The Mavericks
Traditionally, only a small percentage of the population has broken-away from the “pack” and pursued their own, ideally original identities. These people tend to be less brand-influenced and more motivated to either eschewing brands or developing their own brands. Imagine what would change if many more people became mavericks in their personal and professional lives. Could the stable order of work and life be maintained without the automated responses by consumers and expectations by companies around mass adoption of consumer brands? What happens when everyone not only establish their own, personal brands, but also forges their own path?

Environmental Concern
Through a combination of events and communications, the greater world of consumers finally gain a deep concern for the environment-what they might think of as nature. Not only are environmentally-oriented brands becoming more popular, but also processes that are thought to help the environment are adopted in full force (such as reuse, recycling, composting, reduction, etc.). How do these new concerns change the adoption, perception, and creation of brands? What do products and services that are seen to either have no clear relation to the environment or are actually bad for the environment do to react to these market conditions? Do they reposition? Change their products, services, or resources (if they can)? Do they hibernate?

Privacy is a Rarity
Due to an escalation of surveillance technologies, we are watched almost everywhere and at every time-certainly in the public space. Only inside our homes (or in some cases, our rooms) are we physically private and we are almost never private in a virtual space. Cameras watch our driving (and GPS pointers and satellites monitor our speed and route), our working, and our movement in restaurants, bars, casinos, shops, and plazas. Microphones listen into our conversations with customers, colleagues, peers, and family members. Workers from nannies to store clerks to managers-and even some executives are monitored via camera, phone, and email. What effect does this have on the appearance and development of, identification with, and visualization and presentation of brands? Are people less likely to adopt or display brands? Will they tend to use brands as camouflage? Can brands somehow augment our sense of privacy?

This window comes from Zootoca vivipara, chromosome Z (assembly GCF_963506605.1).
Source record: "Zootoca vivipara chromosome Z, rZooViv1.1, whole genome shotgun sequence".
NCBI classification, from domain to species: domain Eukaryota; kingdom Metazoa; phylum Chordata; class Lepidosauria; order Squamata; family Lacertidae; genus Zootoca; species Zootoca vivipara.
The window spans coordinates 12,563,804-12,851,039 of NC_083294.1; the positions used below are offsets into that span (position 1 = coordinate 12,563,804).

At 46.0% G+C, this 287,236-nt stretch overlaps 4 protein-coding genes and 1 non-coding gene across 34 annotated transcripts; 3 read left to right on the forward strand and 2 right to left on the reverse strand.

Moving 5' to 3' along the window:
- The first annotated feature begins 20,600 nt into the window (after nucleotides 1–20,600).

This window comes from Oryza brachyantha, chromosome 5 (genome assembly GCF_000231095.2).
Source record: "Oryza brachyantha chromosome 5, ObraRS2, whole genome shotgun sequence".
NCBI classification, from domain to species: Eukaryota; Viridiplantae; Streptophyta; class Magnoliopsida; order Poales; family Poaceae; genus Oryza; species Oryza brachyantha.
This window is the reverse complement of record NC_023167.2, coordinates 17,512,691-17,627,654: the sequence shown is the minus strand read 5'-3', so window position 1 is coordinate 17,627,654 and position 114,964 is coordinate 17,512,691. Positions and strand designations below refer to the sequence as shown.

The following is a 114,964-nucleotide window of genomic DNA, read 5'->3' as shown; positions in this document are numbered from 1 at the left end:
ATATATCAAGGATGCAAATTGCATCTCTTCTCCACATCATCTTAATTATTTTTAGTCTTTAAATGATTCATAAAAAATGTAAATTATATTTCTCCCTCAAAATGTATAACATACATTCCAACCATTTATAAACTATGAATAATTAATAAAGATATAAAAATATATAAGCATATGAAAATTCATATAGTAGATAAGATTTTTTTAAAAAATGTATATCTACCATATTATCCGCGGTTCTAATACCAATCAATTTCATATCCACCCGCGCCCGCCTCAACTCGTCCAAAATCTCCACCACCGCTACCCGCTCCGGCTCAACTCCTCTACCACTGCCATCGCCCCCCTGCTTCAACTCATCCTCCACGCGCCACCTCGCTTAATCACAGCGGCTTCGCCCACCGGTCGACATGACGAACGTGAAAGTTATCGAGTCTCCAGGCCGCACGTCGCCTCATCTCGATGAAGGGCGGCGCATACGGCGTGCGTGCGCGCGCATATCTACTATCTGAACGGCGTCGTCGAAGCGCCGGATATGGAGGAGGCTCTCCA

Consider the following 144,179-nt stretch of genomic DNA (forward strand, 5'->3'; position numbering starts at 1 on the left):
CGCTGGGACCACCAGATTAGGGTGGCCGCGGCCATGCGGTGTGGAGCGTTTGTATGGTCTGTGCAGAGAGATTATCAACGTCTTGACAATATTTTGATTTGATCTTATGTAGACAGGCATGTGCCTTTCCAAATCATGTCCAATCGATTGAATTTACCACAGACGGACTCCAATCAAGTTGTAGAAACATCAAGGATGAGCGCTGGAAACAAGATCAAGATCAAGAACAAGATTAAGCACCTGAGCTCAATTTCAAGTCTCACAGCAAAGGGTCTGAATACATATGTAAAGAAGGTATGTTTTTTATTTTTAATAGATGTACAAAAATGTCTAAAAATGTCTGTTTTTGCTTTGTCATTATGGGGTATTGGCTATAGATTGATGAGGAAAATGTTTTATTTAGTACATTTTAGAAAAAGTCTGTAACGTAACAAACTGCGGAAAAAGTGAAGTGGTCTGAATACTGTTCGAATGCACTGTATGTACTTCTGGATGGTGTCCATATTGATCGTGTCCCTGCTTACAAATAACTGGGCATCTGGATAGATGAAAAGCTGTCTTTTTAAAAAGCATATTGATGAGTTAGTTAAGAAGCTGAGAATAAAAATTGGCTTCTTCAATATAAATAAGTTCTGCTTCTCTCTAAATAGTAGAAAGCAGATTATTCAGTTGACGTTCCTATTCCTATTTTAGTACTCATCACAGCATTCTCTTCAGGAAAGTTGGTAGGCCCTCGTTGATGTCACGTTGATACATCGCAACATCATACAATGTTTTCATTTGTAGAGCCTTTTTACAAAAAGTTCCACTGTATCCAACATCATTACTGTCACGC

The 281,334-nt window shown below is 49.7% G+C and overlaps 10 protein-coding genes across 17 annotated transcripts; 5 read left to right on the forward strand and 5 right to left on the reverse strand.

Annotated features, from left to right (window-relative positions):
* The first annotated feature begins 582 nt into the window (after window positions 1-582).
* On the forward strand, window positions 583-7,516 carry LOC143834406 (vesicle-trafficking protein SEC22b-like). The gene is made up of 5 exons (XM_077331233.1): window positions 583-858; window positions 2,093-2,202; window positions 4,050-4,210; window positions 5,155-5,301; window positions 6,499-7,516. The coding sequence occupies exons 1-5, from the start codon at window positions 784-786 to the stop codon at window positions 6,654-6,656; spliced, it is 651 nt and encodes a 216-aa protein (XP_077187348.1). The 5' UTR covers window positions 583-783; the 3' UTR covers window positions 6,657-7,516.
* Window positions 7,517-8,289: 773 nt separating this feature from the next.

City as Brand
In an evolution of an already established scenario, more an more cities begin sophisticated, integrated brand development and management projects in both strategies and tactical presentations. Using New York City as a focus, since it has both opportunity and pressing need to reframe itself, what directions can the city take in evolving its already strong brand? How should it differentiate itself from other cities and, indeed, where is it already positioned? What mechanisms can be used to both create and promote new or newly articulated values? Is it possible for a city to have a brand? Is it possible to create or manage a brand for an experience as complex as a city? Who makes the decisions and how can it be managed? Is agreement needed at all levels-or any at all? Is there a process that can be employed? Is there a client? How does one measure success?



It’s also the basis for a presentation Davis Masten and I did at the 2010 IDSA annual conference.